After 3-months’ follow-up, one patient who achieved major response had self-withdrawal of the drugs, so her disease activity exacerbated and was excluded from the analysis of 6-months’ follow-up. At 6-months’ time point, the median decrease of DAS28-ESR, DAS28-CRP, CDAI and SDAI from baseline were 46.0%, 42.0%, 69.1% and 71.1%, respectively. According to CDAI response, 6 of the 9 non-responders at 3-months’ follow-up achieved response at 6 months; while according to SDAI response, 4 of the 8 non-responders at 3-months had treatment response at 6-months’ follow-up. Among the responders at 3-months, one patient experienced deterioration of disease activity and became non-responder at 6-months’ follow-up. The change of patients’ disease activity during treatment was listed in Table 2.

Table 2 The change of RA patients’ disease activity during treatment

PET/CT features in predicting responders

When comparing baseline PET/CT features between the responders and non-responders at 3-months’ follow-up, both TSU and MSV in [68 Ga]Ga-FAPI-04 and [18F]FDG PET/CT of the responders were significantly higher than those in non-responders according to CDAI and SDAI response criteria (Table 3, P < 0.05). The PJC detected in [68 Ga]Ga-FAPI-04 and [18F]FDG PET/CT were also significantly higher in responders than non-responders according to CDAI response criteria (Table 3, P = 0.016 and 0.045, respectively). However, the clinical characteristics of disease activity at baseline (including ESR, tender or swollen joint count, VAS of pain, PGA, EGA, HAQ-DI, SF-36, CDAI, SDAI, DAS28-ESR, DAS28-CRP) did not show significant difference between the responders and non-responders, except that the CRP level in responders was significantly higher than that in non-responders (Table 3, P = 0.035 and 0.033 in CDAI and SDAI response criteria, respectively). At 6-months’ follow-up, the PET/CT features or clinical characteristics of disease activity did not show significant difference between patients with a good response (major or moderate response) and those with poor response (minor response or no response) (P > 0.05). The representative PET/CT images of responders and non-responders at 3-months were shown in Figs. 2 and 3.

Table 3 The comparison of baseline clinical and PET/CT characteristics between responders and non-responders at 3-months
Fig. 2
figure 2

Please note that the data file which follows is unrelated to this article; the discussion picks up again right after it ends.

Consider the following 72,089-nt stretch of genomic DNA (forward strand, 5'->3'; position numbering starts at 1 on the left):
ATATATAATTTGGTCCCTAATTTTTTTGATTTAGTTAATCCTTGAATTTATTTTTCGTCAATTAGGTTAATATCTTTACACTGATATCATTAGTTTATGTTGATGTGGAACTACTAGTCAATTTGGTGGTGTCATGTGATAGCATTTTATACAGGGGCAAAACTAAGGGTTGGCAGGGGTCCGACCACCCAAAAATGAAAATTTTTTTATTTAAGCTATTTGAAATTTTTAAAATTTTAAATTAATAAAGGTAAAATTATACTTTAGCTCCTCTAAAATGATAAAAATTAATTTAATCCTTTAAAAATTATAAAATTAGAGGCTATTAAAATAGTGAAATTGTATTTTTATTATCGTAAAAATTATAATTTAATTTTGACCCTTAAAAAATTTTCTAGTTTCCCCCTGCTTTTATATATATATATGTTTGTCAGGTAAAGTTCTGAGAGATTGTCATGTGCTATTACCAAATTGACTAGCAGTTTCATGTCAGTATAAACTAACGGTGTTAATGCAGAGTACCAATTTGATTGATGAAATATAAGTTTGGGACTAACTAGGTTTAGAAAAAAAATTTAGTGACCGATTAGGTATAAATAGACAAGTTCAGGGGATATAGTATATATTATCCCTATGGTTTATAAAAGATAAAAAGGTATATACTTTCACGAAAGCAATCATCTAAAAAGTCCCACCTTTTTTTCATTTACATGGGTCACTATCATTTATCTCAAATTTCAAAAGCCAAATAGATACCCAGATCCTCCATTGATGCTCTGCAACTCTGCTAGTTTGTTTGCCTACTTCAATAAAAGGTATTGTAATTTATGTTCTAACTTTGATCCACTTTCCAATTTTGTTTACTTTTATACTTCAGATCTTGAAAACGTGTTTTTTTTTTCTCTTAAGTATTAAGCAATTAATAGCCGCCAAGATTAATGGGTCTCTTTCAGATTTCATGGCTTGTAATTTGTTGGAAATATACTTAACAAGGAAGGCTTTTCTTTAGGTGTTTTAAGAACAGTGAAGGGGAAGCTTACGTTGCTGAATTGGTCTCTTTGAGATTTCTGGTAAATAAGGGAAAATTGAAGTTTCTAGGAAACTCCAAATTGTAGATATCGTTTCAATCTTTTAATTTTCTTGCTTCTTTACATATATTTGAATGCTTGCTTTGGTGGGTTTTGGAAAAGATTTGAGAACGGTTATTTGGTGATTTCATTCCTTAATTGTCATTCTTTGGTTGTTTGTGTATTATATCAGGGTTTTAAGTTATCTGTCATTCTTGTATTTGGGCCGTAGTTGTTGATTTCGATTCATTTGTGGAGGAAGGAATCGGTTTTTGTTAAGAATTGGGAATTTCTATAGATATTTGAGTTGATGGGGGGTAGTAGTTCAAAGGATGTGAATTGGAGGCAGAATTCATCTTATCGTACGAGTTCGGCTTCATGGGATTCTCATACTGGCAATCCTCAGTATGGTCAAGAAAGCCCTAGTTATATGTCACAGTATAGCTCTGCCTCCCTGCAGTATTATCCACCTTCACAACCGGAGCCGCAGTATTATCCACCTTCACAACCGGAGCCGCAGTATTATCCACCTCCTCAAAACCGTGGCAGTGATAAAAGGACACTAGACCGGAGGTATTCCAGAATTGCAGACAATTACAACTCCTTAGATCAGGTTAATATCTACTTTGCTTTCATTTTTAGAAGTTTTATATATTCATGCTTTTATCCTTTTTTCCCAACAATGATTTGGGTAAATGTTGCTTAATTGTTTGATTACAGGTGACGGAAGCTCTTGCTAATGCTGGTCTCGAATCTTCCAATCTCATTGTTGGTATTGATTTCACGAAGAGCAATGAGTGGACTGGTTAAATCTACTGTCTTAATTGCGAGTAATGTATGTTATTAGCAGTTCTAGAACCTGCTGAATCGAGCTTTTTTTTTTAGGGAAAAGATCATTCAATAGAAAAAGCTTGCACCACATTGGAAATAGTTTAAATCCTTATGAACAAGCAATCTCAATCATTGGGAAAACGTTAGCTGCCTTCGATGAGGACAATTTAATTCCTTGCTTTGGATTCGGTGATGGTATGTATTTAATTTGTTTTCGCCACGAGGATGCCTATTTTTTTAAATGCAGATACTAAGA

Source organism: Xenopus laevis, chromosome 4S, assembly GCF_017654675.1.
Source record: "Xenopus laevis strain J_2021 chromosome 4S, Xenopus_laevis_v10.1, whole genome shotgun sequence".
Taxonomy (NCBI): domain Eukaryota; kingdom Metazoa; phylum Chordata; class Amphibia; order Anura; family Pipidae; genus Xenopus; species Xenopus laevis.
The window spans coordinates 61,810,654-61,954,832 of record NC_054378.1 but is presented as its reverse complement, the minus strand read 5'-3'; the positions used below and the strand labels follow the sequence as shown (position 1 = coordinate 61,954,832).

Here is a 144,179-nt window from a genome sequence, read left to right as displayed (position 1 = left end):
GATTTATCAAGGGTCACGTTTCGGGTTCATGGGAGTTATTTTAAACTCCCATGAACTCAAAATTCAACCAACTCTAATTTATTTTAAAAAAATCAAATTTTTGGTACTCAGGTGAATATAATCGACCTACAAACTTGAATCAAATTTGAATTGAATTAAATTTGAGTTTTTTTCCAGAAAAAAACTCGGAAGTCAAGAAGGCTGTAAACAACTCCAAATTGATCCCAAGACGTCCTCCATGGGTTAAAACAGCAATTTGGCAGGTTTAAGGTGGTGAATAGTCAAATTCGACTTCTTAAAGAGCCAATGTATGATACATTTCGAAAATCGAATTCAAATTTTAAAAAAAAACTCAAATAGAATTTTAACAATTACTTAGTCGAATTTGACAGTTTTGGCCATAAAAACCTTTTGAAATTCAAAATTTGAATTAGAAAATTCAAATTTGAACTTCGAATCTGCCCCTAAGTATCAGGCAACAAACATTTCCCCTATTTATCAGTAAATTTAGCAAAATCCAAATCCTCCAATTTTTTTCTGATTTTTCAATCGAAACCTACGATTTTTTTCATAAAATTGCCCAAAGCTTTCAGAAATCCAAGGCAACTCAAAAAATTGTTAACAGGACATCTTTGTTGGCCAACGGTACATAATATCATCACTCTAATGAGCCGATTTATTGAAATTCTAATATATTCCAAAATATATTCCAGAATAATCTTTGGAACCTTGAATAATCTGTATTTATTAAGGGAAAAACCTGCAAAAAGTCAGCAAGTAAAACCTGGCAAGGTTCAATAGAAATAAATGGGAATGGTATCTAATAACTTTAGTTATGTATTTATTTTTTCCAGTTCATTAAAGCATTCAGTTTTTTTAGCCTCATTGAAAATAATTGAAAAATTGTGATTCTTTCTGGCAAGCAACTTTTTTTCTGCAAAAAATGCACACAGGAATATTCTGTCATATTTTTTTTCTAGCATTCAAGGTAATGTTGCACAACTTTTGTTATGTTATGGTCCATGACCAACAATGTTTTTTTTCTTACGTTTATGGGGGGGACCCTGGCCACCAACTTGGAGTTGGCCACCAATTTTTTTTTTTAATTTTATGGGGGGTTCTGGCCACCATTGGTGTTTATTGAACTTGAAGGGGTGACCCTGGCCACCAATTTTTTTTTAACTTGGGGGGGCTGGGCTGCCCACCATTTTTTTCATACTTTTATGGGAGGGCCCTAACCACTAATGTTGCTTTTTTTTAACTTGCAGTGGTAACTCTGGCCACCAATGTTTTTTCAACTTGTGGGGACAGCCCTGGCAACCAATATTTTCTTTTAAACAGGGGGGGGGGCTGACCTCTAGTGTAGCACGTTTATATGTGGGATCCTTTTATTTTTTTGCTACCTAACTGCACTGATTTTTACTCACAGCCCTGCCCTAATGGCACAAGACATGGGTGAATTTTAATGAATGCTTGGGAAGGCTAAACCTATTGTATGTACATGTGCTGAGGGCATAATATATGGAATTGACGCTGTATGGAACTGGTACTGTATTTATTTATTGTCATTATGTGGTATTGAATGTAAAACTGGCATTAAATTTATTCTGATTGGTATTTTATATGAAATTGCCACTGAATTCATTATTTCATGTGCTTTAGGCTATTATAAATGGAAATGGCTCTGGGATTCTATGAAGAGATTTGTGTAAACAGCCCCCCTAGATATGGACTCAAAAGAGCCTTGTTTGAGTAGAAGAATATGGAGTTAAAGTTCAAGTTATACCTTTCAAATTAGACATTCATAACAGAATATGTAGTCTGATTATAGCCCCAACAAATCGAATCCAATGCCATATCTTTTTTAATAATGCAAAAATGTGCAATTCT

Representative [68 Ga]Ga-FAPI-04 and [18F]FDG PET/CT images of responders at 3-months’ follow-up based on CDAI and SDAI response criteria. Patient# 11 was a 50-year-old man with 28 affected joints detected in PET/CT (PJCFAPI = 28, TSUFAPI = 1620.0 SUV bw*ml, MSVFAPI = 490.8 mL, TSUFDG = 668.0 SUV bw*ml, MSVFDG = 225.1 mL). He was treated with Tripterygium wilfordii, methotrexate, adalimumab, and prednisone. The CDAI and SDAI decreased 67.4% and 71.3% respectively from baseline at 3-months’ follow up. In patient# 8 (65-year-old woman), [68 Ga]Ga-FAPI-04 PET/CT showed 12 affected joints (PJCFAPI = 12, TSUFAPI = 1527.2 SUV bw*ml, MSVFAPI = 294.1 mL, TSUFDG = 696.73 SUV bw*ml, MSVFDG = 166.6 mL). The CDAI and SDAI decreased 64.5% and 69.0% from baseline after 3 months treating with Tripterygium wilfordii and methotrexate. ESR Erythrocyte sedimentation rate, CRP C-reactive protein, TJC Tender joint count, SJC Swollen joint count, CDAI Clinical Disease Activity Index, SDAI Simplified Disease Activity Index, DAS28 Disease Activity Score with 28-joint counts, PJC PET joint count, TSU Total synovitis uptake, MSV Metabolic synovitis volume

Fig. 3
figure 3

Representative [68 Ga]Ga-FAPI-04 and [18F]FDG PET/CT images of non-responders at 3-months’ follow-up based on CDAI and SDAI response criteria. Patient# 13 was a 64-year-old woman with 3 affected joints detected in PET/CT (PJCFAPI = 3, TSUFAPI = 27.7 SUV bw*ml, MSVFAPI = 9.2 mL, TSUFDG = 4.3 SUV bw*ml, MSVFDG = 1.5 mL). She was treated with methotrexate and etanercept. The CDAI and SDAI decreased 4.4% and 1.6% respectively from baseline at 3-months’ follow up. In patient# 14 (56-year-old man), [68 Ga]Ga-FAPI-04 PET/CT showed 15 affected joints (PJCFAPI = 15, TSUFAPI = 44.0 SUV bw*ml, MSVFAPI = 15.1 mL, TSUFDG = 47.5 SUV bw*ml, MSVFDG = 16.3 mL). The CDAI and SDAI decreased 40.0% and 30.6% from baseline after 3 months treating with prednisone, Tripterygium wilfordii and ibuprofen (change to methotrexate and adalimumab later). ESR Erythrocyte sedimentation rate, CRP C-reactive protein, TJC Tender joint count, SJC Swollen joint count, CDAI Clinical Disease Activity Index, SDAI Simplified Disease Activity Index, DAS28 Disease Activity Score with 28-joint counts, PJC PET joint count, TSU Total synovitis uptake, MSV Metabolic synovitis volume